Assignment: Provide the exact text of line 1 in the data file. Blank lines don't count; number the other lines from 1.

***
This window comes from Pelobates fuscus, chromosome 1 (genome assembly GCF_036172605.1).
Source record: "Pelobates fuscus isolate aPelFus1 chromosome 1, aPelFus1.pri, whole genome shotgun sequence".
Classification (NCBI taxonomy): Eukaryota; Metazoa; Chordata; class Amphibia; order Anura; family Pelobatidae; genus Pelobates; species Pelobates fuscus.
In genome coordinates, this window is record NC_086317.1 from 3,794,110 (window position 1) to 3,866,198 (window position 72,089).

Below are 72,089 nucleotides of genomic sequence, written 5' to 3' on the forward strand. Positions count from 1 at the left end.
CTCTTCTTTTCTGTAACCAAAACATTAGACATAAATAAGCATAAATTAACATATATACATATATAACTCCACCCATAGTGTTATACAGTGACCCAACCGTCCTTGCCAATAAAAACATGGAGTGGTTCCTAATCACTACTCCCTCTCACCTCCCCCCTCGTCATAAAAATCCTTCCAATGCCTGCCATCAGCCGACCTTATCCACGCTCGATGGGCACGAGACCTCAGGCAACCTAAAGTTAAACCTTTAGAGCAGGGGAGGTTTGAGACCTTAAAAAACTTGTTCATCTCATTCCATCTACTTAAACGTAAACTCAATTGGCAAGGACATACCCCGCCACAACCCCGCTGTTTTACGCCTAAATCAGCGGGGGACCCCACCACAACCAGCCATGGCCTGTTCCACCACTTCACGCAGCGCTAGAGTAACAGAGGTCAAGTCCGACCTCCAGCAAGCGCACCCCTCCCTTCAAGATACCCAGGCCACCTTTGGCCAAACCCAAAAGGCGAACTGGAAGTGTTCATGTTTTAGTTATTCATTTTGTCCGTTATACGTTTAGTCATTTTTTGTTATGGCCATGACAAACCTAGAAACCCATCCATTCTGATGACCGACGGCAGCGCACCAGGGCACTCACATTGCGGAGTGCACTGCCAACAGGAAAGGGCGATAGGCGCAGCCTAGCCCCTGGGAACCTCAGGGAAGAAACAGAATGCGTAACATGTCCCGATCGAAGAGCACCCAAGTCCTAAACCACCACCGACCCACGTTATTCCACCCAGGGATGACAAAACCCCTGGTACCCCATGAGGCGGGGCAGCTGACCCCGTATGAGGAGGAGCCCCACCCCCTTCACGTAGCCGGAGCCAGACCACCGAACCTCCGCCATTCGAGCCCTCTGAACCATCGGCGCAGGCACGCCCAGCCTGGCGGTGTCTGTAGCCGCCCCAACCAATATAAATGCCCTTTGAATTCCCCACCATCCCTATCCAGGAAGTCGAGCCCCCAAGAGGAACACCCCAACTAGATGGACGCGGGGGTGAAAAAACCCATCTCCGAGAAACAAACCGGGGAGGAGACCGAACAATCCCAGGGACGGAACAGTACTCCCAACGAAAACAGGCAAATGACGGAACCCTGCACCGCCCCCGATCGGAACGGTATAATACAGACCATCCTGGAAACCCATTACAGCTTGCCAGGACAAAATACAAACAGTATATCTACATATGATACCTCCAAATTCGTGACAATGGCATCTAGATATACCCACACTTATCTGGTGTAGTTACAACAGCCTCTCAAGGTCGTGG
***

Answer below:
This window comes from Pelobates fuscus, chromosome 1 (genome assembly GCF_036172605.1).